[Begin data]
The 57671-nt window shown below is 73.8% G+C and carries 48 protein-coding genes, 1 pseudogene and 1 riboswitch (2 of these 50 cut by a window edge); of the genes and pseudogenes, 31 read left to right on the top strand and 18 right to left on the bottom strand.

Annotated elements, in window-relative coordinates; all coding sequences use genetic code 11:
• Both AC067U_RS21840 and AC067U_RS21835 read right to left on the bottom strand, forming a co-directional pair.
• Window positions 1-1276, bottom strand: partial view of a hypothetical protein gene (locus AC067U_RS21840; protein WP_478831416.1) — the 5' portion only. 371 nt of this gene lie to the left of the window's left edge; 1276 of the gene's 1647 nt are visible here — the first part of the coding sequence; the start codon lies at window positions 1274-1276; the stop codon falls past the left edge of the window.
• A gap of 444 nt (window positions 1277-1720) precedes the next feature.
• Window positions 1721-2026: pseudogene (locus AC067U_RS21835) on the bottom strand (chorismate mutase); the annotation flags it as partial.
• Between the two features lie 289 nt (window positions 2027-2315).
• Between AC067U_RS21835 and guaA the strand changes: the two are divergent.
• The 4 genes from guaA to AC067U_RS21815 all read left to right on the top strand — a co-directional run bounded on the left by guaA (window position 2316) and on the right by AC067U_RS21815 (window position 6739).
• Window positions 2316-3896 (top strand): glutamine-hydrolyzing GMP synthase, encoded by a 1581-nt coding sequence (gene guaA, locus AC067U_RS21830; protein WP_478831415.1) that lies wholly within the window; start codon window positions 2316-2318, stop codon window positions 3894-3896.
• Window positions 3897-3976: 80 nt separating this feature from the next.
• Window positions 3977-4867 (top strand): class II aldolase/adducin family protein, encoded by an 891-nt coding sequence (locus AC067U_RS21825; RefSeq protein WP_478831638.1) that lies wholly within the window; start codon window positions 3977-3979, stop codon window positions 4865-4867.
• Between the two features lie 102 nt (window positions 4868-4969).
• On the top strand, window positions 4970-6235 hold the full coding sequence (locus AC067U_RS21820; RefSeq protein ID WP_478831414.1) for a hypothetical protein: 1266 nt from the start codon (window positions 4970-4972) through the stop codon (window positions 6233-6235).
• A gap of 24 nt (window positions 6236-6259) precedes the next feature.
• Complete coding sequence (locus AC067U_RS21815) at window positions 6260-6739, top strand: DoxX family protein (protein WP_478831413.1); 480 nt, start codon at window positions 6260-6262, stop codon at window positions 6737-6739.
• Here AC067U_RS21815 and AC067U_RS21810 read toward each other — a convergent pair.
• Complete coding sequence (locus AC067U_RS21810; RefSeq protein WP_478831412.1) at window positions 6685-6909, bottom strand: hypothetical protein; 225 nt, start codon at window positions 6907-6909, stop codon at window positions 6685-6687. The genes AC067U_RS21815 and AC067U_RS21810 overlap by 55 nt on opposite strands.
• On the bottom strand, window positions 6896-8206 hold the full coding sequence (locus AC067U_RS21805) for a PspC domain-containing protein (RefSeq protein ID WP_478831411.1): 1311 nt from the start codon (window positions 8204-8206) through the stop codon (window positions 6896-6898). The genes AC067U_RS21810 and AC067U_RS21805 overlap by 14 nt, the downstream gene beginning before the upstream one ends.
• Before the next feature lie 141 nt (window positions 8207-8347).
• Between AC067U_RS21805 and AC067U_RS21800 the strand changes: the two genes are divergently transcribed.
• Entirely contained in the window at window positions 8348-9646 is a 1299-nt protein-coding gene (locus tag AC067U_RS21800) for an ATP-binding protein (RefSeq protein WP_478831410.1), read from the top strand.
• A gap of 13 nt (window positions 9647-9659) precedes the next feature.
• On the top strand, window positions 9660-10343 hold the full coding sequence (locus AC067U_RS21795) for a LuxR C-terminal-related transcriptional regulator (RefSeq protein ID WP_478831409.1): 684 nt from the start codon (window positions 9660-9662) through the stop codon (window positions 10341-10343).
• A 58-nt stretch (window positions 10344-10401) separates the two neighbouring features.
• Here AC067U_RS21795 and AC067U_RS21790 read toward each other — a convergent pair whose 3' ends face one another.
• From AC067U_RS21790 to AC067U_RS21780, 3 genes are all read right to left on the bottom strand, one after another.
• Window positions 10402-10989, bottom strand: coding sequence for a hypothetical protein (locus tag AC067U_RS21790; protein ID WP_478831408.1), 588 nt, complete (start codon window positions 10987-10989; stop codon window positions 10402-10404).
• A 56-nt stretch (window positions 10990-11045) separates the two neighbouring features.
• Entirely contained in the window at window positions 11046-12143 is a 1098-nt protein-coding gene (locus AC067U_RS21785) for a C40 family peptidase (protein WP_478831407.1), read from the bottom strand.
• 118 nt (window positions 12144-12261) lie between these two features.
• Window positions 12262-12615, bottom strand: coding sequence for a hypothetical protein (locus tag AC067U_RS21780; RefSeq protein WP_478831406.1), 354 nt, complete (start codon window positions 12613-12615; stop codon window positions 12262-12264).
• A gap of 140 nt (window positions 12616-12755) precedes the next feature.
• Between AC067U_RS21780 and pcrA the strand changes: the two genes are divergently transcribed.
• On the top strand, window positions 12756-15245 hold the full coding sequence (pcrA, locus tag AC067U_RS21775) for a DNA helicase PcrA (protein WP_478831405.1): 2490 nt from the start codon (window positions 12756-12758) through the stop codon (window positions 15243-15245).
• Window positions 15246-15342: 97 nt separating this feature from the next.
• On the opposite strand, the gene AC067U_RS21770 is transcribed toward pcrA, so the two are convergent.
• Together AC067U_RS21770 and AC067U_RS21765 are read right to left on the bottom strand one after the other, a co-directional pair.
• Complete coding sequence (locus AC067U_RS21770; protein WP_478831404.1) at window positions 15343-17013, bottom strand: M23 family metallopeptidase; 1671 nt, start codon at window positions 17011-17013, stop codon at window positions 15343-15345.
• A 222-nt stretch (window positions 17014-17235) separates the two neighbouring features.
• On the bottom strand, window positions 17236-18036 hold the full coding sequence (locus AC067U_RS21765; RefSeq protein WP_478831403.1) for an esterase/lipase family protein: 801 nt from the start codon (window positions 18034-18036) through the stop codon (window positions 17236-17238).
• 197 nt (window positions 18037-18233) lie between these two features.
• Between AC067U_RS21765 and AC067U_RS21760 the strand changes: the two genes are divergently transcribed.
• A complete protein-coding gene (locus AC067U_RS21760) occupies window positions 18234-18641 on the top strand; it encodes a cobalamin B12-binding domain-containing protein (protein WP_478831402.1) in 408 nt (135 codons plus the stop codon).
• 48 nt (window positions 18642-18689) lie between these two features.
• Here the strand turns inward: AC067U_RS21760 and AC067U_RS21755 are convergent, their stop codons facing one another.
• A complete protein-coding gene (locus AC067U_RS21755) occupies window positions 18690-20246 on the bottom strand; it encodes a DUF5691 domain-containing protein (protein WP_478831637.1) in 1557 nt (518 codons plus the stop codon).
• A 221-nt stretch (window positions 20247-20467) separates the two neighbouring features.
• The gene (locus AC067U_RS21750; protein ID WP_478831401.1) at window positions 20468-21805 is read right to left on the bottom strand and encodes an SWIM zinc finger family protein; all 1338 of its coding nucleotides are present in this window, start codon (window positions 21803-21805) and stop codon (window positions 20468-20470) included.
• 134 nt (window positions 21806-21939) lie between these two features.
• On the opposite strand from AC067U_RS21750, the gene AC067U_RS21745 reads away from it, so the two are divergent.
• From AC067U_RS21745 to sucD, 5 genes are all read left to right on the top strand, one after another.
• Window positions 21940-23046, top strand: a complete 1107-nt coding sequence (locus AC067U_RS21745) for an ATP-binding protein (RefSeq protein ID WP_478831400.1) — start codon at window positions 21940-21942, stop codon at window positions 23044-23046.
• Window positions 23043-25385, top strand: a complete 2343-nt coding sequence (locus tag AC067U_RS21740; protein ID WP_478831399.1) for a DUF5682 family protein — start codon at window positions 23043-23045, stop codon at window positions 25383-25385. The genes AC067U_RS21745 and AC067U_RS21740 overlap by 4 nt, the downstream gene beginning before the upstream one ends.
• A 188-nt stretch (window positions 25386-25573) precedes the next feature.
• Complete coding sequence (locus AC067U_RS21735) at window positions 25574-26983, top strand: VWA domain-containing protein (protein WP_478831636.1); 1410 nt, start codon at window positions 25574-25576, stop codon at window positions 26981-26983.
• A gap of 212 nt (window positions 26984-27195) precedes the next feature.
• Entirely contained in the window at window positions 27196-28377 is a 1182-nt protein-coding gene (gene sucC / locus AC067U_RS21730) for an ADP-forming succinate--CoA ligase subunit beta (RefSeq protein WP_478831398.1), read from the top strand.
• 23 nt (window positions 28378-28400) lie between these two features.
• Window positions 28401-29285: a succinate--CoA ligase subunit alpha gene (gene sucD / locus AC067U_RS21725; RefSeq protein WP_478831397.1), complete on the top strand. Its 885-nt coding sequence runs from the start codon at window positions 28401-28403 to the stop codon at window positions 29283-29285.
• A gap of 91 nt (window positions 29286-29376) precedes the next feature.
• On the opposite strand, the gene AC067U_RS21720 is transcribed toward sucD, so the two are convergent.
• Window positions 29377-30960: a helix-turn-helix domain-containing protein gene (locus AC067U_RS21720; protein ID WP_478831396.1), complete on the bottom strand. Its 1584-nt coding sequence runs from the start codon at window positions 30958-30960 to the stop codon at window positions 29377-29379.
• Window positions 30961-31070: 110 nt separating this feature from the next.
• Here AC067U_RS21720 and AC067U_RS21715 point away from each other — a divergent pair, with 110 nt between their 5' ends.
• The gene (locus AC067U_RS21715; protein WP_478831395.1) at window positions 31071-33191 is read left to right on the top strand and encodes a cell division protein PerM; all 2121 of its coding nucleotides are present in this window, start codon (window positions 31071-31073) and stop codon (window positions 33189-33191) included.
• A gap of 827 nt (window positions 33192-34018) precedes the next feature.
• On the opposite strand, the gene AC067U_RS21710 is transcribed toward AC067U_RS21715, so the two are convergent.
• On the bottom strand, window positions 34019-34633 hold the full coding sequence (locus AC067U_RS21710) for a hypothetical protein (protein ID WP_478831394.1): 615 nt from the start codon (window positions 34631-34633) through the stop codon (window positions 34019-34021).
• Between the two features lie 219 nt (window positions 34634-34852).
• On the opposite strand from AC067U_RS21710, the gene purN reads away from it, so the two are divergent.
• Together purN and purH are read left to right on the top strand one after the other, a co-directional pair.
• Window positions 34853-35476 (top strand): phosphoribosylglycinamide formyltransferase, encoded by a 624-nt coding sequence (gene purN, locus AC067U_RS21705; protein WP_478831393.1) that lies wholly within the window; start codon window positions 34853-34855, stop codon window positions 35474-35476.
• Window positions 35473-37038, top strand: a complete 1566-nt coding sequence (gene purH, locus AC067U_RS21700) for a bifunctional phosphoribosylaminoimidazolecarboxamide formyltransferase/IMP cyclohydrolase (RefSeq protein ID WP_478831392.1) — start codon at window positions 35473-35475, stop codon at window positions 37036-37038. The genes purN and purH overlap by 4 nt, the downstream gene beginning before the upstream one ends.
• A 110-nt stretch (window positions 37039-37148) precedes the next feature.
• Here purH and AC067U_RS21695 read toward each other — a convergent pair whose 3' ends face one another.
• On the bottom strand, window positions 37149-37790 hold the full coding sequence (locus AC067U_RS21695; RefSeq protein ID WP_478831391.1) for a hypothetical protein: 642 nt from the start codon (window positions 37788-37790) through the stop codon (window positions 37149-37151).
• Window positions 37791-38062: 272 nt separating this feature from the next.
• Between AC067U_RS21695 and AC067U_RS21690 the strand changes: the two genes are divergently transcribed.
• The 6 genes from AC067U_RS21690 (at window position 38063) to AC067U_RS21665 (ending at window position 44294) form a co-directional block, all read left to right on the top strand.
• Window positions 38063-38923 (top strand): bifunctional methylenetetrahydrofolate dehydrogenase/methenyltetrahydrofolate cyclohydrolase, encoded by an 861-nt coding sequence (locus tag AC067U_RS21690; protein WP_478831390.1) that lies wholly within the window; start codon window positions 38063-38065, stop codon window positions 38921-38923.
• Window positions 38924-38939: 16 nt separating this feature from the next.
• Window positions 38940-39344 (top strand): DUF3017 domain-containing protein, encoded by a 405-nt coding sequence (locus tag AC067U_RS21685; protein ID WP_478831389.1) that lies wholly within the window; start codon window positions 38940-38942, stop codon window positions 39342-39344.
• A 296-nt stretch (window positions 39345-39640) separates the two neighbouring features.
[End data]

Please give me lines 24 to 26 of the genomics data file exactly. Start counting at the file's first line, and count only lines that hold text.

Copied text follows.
• On the top strand, window positions 9660-10343 hold the full coding sequence (locus AC067U_RS21795) for a LuxR C-terminal-related transcriptional regulator (RefSeq protein ID WP_478831409.1): 684 nt from the start codon (window positions 9660-9662) through the stop codon (window positions 10341-10343).
• A 58-nt stretch (window positions 10344-10401) separates the two neighbouring features.
• Here AC067U_RS21795 and AC067U_RS21790 read toward each other — a convergent pair whose 3' ends face one another.